Have you ever wondered where your money goes at the end of the month? Why are you having a difficult time affording something you need? That probably concerns the lack of budget creation and maintenance. Budgeting your money is tedious but necessary when saving for retirement or a big purchase. The following explains some of the benefits of budgeting your money:

  • Stay on top of your monthly expenses
  • Keep track of income and expenses
  • Prepare unexpected expense
  • Avoid overspending
  • Calculate how you need to save for a big purchase
  • Directs priorities
  • Creates positive habits
  • Reduces stress


The five components of a budget

When you begin your budgeting journey, five components serve as a basis for creating your budget. The five components below serve as a foundation for your budget and can be adjusted to fit your needs.

  • Income after taxes
  • Fixed monthly expenses
    • Bills
    • Subscriptions
    • Rent
    • Mortgage
  • Variable expenses
    • Gas
    • Groceries
    • Dining out
  • Occasional expenses
    • Vacations
    • Purchasing clothes
    • Buying gifts
  • Saving & Investing


Another piece of advice I can offer is to write down everything you buy over the next month. For example, when you buy a pack of gum at the store or pay your electric bill, you will be surprised where your hard-earned money is going every month. Therefore, you will be able to budget and reduce the amount you spend on that category.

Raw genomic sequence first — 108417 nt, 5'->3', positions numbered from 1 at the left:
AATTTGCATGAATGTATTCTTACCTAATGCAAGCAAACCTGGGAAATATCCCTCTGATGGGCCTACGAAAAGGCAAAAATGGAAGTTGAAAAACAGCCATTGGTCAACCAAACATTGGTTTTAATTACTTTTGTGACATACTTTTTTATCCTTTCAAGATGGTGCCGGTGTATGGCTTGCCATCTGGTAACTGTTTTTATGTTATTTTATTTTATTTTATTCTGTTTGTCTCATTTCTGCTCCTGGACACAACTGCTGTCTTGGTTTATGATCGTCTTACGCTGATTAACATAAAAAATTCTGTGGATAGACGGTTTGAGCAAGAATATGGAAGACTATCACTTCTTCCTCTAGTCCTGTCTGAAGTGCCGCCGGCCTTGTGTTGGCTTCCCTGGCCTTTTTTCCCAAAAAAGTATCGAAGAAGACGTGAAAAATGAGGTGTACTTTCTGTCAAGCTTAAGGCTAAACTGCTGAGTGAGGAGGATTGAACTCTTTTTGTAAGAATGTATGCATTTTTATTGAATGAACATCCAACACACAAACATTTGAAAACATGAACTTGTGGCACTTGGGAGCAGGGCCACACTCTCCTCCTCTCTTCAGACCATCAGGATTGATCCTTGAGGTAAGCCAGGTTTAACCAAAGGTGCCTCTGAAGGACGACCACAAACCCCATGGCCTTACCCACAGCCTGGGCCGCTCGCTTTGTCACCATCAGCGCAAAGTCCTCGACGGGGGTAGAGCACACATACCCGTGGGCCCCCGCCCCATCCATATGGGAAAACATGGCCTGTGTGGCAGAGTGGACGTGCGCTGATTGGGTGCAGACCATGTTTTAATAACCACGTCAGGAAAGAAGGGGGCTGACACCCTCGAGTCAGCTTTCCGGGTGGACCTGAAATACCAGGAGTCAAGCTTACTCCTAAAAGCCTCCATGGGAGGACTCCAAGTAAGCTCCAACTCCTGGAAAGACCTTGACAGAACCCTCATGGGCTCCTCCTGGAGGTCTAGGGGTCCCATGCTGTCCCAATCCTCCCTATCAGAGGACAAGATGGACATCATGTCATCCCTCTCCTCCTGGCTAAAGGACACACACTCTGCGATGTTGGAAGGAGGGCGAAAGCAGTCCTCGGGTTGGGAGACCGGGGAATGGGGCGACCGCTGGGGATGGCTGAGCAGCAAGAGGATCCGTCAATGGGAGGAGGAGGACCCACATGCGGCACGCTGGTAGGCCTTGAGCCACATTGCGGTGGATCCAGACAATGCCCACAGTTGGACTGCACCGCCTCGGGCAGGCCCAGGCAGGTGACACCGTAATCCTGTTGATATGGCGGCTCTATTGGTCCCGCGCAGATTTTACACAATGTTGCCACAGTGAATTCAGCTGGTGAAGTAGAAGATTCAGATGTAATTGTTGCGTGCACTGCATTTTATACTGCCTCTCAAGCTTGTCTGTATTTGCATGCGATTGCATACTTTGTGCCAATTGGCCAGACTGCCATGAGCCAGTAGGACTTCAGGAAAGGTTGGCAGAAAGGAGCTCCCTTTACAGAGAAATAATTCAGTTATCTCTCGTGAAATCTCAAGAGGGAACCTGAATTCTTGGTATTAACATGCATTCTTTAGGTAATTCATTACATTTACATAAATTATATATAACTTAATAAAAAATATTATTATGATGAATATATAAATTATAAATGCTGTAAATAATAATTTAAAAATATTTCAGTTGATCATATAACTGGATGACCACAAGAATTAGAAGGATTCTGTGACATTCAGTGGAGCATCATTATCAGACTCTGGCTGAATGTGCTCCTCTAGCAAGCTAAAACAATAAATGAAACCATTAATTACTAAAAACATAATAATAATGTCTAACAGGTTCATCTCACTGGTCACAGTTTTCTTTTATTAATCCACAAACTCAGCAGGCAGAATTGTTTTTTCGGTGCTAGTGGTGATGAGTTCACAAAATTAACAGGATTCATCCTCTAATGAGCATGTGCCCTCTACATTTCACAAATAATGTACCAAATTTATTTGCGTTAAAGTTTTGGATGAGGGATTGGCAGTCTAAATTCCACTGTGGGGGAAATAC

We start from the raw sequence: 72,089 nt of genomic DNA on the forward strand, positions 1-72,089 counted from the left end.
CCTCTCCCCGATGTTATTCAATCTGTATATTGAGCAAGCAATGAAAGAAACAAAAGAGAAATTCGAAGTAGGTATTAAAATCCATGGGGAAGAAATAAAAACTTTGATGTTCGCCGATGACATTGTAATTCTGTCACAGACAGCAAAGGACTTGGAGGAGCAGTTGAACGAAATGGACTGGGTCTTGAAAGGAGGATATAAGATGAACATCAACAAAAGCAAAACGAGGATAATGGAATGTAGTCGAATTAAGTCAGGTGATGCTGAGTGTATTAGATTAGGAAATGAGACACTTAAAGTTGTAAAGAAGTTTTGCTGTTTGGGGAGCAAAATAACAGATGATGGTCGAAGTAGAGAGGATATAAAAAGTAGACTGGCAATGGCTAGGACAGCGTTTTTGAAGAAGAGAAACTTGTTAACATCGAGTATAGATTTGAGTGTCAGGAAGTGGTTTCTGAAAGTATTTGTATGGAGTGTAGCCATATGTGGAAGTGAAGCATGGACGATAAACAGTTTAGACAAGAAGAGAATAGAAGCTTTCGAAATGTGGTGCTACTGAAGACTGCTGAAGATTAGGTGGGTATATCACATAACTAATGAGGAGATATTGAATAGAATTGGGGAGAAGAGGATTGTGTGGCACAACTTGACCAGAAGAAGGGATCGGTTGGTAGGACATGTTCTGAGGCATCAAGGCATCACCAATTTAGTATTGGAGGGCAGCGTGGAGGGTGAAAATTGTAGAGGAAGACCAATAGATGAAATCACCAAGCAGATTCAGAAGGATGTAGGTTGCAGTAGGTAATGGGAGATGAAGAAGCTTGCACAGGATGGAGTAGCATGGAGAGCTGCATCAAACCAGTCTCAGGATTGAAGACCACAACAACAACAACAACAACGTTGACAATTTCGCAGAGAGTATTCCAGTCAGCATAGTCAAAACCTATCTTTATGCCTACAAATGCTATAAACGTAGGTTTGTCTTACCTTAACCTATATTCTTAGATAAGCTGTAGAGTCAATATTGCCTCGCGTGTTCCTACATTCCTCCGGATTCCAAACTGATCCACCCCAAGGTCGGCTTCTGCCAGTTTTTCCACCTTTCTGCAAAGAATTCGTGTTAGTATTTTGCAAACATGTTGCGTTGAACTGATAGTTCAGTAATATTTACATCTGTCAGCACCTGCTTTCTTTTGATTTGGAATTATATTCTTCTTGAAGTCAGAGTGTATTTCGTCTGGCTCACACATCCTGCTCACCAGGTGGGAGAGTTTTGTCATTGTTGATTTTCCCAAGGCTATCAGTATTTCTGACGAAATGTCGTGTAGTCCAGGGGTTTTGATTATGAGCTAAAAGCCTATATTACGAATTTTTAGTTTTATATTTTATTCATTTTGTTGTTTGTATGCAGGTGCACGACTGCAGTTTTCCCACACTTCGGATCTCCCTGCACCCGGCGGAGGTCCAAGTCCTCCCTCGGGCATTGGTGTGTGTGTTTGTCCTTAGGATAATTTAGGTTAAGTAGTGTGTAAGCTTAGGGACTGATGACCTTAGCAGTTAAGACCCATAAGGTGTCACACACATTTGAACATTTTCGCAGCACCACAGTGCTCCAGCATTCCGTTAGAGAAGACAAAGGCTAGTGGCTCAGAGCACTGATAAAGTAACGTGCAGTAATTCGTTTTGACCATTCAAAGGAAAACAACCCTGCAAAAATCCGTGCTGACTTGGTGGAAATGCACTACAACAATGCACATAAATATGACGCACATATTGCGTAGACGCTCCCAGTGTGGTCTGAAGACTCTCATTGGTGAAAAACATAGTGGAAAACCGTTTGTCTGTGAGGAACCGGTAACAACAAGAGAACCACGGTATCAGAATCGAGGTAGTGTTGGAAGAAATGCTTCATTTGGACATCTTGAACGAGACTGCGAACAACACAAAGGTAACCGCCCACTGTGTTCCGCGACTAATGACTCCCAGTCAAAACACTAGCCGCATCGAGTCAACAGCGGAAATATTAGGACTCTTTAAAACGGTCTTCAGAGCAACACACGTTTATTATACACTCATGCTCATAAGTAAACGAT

Choose a budgeting system.

Once you have set goals, categorized your budget, and calculated your expenses, you can choose a budgeting system that will work for you. There are several types of budgeting systems out there. Below is a list of some of the budgeting systems you can use:

  • Notebook and Pen
  • Spreadsheet
  • Free online software
    • com
  • Paid online software
    • Quicken


Although I used 3 out of 4 on the list, I still use them today, and there is no need for me to use Quicken because I created great budgeting strategies with the first three on the list. For example, my budgeting career started with a piece of copy paper and pen. I began to write down everything I was spending my money on for the month. After collecting my data, I began to analyze where my money was going, and after reducing costs, I could save for what I needed.


Once I bought my first computer, I began to transition my paper budget into a spreadsheet and Mint.com. I have used Mint.com for several years because you can categorize where your money should go. Also, you will receive notifications when you pass the limit you set or when you spend below your means.



Setting budgets requires commitment and lifestyle changes that mean fewer trips, dining out, weekend shopping sprees with friends, or going out to expensive places.